This was excerpted from an article about handling, published in the June, 2002 issue of Road and Track.
Lotus Elise Roat Test for Road and Track
The Lotus Elise epitomizes Colin Chapman's minimalist philosophy of the lightweight, excellent-handling sports car. It is built with fiberglass body panels attached to an all-aluminum space-frame chassis. Our European-spec test car came with a Rover 1.8-liter inline-4 powerplant transversely mounted behind the cockpit for optimal cornering balance. Extending out to all four comers are upper and lower A-arm suspensions riding on front 175/55R-16 and rear 225/45R-17 tires. Sporting a modest 122 bhp and 124 lb.-ft. of torque, the Elise still scoots up to speed quickly, thanks to a light 1900-lb. test weight. And like the Mitsubishi Evolution VII, this roadster is scheduled to arrive in the States soon, approximately late summer of 2003.
Through the lane-change exercise, our staff unanimously agrees that the Lotus's steering feels direct and immediate, and the car's balance is unflappable, thanks to a well-tuned suspension and a tremendous amount of rear grip. In objective performance tests, while the Corvette Z06 wins the skidpad and the Ferrari is the quickest through the hairpin, the Elise sweeps the remaining two categories: It absolutely dominates the slalom with a record-breaking average speed of 73.0 mph; and at 9.595 seconds, it's the fastest to complete the right/left transition lap segment. This means that this asphalt-clawing roadster suffers only from lack of power to adjust the car's attitude on the skidpad and accelerate out of the tight hairpin. Once at speed, it can generate the most lateral grip. Around the hairpin, the Lotus's apex speed of 40.4 mph is much faster than the Ferrari's 34.1 mph.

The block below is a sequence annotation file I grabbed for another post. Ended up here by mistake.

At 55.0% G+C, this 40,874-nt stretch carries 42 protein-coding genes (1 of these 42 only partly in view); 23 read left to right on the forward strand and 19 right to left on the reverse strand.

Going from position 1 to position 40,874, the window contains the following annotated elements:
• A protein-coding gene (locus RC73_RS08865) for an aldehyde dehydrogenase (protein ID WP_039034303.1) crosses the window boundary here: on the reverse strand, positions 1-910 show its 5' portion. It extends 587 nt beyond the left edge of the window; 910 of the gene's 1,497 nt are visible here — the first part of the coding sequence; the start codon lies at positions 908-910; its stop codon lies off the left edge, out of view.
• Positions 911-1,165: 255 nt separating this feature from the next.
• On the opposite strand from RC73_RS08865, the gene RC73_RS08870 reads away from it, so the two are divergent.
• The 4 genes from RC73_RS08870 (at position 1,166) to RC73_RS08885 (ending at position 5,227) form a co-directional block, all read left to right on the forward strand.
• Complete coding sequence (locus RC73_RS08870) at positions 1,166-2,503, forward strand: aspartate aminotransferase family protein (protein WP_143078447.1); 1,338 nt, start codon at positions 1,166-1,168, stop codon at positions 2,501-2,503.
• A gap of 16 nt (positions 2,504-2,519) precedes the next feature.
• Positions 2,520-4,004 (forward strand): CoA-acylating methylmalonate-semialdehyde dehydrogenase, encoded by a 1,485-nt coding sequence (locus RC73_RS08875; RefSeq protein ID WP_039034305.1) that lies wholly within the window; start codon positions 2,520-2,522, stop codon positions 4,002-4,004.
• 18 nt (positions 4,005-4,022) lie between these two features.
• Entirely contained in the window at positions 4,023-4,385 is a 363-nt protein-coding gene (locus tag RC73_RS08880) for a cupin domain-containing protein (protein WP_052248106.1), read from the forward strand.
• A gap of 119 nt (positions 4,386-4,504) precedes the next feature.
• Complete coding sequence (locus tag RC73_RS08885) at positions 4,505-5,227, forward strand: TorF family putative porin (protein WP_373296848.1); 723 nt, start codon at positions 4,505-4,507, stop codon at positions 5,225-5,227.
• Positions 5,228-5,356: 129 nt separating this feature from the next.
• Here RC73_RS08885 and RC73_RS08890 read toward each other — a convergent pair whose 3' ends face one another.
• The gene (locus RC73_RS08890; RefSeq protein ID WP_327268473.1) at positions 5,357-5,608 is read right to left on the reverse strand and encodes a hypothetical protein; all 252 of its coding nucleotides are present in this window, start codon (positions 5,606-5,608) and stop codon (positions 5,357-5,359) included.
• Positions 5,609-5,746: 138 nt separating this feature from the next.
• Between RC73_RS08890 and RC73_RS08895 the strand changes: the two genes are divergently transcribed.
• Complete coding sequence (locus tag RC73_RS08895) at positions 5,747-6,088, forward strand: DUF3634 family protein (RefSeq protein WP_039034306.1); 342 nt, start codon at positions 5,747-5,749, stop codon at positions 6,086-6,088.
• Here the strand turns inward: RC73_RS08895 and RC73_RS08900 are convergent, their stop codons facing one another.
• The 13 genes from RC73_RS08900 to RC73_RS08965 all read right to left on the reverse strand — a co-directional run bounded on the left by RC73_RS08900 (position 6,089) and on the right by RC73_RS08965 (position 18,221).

The first comment from Herta after lapping in the Lotus Elise: "This is a street legal race car. It feels very similar to a Formula Ford. The gearbox is very light and responsive. I would say it has mild understeer everywhere on the track. I can carry quite a lot of speed through the comers because of the car's grip. And since it doesn't have enough power, I just can't accelerate off the comer. The steering feels like it's directly connected to the wheels and you have your hands on the road while you are driving. You can really feel everything through it."
Some may argue that the Lotus Elise is not really a road car. We have to agree. It does have two seats and a radio, and these are really all the amenities it has. So driving the Elise as a daily runabout on the street is not practical. There is only enough room for the driver and passenger, and not much else. Call it the ringer for this best handling car competition.
Looking at performance data alone, the Lotus Elise walks away as the winner.
Ultimately, it is still the Ferrari excelling in all categories that helps t claim the top podium spot as Road and Track’s best-handling car.
Road and Track